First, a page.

To test the Bluetooth link, I used the Bluetooth SPP Android app. After pairing with the RN-41 Bluetooth module, I used the Bluetooth SPP app to confirm that it responded to commands as expected, then modified some configuration settings.

Here are the commands I used:

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# one-time configuration -- saved to flash memory
SN,btalarm      # set the Bluetooth device name
ST,255          # enter command mode at any time (no 60 second window after boot)
SQ,4            # disable special functions on GPIO 3 and 6

# GPIO control
S&,0808         # mask and turn on GPIO 3
S&,0800         # mask and turn off GPIO 3

Motor Switching

First, I soldered a 1N4004 diode at the motor terminals for flyback suppression.

I didn’t have any test gear handy to see how much current the motor draws. Since it was powered by two AA batteries in parallel, it seemed safe to assume that it could easily require up to a couple hundred milliamps.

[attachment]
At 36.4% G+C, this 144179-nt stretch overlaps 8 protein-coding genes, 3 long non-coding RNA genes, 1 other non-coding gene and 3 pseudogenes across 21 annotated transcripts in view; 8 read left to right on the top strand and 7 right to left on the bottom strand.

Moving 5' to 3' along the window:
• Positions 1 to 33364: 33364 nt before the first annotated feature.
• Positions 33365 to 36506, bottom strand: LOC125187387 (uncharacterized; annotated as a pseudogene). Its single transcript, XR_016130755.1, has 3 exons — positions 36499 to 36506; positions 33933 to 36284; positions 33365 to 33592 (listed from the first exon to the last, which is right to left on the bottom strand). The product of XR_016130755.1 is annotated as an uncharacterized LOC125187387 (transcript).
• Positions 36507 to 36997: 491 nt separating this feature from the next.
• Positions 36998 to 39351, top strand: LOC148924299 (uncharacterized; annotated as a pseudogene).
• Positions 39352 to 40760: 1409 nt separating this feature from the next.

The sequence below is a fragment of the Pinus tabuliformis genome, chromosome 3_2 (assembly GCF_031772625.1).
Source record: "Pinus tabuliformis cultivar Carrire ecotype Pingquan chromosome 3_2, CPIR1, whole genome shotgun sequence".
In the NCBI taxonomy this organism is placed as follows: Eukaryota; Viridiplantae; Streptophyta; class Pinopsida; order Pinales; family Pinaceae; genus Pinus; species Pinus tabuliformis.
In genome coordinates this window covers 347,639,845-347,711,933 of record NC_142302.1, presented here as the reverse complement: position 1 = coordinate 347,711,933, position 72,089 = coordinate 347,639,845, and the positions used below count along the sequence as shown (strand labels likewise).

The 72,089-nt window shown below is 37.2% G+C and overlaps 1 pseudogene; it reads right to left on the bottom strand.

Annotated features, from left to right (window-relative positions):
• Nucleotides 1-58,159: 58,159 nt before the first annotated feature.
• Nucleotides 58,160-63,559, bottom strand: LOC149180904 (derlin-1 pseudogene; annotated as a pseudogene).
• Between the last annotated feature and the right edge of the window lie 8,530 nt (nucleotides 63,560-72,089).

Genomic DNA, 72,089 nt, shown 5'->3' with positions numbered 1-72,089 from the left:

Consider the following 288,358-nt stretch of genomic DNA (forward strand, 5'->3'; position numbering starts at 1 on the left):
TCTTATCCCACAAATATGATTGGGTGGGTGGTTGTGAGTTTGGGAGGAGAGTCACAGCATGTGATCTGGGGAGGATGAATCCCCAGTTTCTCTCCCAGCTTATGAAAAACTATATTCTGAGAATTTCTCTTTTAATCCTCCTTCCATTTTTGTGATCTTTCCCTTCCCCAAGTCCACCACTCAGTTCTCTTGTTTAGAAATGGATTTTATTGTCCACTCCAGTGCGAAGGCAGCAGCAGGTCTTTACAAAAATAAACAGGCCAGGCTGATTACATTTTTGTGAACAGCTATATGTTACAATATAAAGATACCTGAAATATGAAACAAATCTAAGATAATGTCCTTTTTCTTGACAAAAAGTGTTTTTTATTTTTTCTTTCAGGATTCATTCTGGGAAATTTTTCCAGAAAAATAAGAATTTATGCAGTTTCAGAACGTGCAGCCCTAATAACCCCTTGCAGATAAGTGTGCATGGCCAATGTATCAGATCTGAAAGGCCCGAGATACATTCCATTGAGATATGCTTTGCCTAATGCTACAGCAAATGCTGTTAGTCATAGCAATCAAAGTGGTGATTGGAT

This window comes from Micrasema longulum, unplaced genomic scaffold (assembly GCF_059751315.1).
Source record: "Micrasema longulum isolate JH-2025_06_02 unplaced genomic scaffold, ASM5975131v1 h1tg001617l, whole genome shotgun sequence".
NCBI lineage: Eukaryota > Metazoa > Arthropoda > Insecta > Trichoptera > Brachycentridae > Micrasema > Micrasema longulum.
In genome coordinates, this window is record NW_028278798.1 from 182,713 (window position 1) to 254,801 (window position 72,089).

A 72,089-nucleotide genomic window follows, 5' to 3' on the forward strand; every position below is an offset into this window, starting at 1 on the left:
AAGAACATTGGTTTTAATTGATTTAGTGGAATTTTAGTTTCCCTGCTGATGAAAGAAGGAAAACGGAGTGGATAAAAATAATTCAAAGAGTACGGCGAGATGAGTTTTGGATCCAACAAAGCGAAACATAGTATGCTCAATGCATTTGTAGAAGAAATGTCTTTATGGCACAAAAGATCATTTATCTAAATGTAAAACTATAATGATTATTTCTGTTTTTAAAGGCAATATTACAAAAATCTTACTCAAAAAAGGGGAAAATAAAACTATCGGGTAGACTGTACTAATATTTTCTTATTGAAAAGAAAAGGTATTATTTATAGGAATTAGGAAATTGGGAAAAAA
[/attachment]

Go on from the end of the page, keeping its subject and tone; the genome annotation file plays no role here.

I tried using a MPS2222A NPN transistor to switch the motor. I found that the motor turned on when forcing the base high through a resistor to +3.3V but not when controlled by the RN-41 GPIO pin. I suspect the RN-41 GPIO pin was unable to source enough current to drive the transistor into saturation. However, the datasheet didn’t specify a current limit for the pins and without test gear it wasn’t worth speculating.

I swapped the MPS2222A for an International Rectifier n-channel power FET with 3.3V-tolerant gate threshold. Success! The Bluetooth module turned on the ringer motor.